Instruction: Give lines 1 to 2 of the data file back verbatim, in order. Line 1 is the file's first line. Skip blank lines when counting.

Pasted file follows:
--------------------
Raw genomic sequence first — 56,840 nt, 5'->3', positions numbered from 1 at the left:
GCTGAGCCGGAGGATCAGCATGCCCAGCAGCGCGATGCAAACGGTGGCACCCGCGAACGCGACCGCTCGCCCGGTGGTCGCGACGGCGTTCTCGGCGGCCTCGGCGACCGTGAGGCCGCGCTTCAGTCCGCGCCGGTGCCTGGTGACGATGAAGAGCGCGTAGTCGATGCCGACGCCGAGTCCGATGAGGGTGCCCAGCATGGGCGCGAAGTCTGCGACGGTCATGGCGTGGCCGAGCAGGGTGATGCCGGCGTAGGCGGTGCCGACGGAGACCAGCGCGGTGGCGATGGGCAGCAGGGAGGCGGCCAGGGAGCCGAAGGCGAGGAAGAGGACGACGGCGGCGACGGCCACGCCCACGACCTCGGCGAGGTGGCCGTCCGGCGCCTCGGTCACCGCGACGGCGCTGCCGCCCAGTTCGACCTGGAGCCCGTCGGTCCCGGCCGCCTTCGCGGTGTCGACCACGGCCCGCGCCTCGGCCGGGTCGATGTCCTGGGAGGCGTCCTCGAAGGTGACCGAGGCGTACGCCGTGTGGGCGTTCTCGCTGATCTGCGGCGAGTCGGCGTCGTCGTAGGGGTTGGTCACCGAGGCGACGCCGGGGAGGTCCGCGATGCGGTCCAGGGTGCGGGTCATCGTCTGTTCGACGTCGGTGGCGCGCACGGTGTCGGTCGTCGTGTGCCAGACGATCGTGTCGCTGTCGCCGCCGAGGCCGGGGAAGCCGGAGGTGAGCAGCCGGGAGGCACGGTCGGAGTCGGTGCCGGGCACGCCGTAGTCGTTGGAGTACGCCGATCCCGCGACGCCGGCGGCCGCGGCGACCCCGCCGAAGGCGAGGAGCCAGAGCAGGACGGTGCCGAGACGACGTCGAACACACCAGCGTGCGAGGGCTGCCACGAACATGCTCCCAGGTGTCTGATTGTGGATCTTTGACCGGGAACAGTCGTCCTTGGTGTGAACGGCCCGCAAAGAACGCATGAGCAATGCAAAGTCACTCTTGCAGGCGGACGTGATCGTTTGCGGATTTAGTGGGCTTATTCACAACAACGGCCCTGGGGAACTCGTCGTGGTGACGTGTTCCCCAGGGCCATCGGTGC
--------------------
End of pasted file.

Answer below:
Raw genomic sequence first — 56,840 nt, 5'->3', positions numbered from 1 at the left:
GCTGAGCCGGAGGATCAGCATGCCCAGCAGCGCGATGCAAACGGTGGCACCCGCGAACGCGACCGCTCGCCCGGTGGTCGCGACGGCGTTCTCGGCGGCCTCGGCGACCGTGAGGCCGCGCTTCAGTCCGCGCCGGTGCCTGGTGACGATGAAGAGCGCGTAGTCGATGCCGACGCCGAGTCCGATGAGGGTGCCCAGCATGGGCGCGAAGTCTGCGACGGTCATGGCGTGGCCGAGCAGGGTGATGCCGGCGTAGGCGGTGCCGACGGAGACCAGCGCGGTGGCGATGGGCAGCAGGGAGGCGGCCAGGGAGCCGAAGGCGAGGAAGAGGACGACGGCGGCGACGGCCACGCCCACGACCTCGGCGAGGTGGCCGTCCGGCGCCTCGGTCACCGCGACGGCGCTGCCGCCCAGTTCGACCTGGAGCCCGTCGGTCCCGGCCGCCTTCGCGGTGTCGACCACGGCCCGCGCCTCGGCCGGGTCGATGTCCTGGGAGGCGTCCTCGAAGGTGACCGAGGCGTACGCCGTGTGGGCGTTCTCGCTGATCTGCGGCGAGTCGGCGTCGTCGTAGGGGTTGGTCACCGAGGCGACGCCGGGGAGGTCCGCGATGCGGTCCAGGGTGCGGGTCATCGTCTGTTCGACGTCGGTGGCGCGCACGGTGTCGGTCGTCGTGTGCCAGACGATCGTGTCGCTGTCGCCGCCGAGGCCGGGGAAGCCGGAGGTGAGCAGCCGGGAGGCACGGTCGGAGTCGGTGCCGGGCACGCCGTAGTCGTTGGAGTACGCCGATCCCGCGACGCCGGCGGCCGCGGCGACCCCGCCGAAGGCGAGGAGCCAGAGCAGGACGGTGCCGAGACGACGTCGAACACACCAGCGTGCGAGGGCTGCCACGAACATGCTCCCAGGTGTCTGATTGTGGATCTTTGACCGGGAACAGTCGTCCTTGGTGTGAACGGCCCGCAAAGAACGCATGAGCAATGCAAAGTCACTCTTGCAGGCGGACGTGATCGTTTGCGGATTTAGTGGGCTTATTCACAACAACGGCCCTGGGGAACTCGTCGTGGTGACGTGTTCCCCAGGGCCATCGGTGC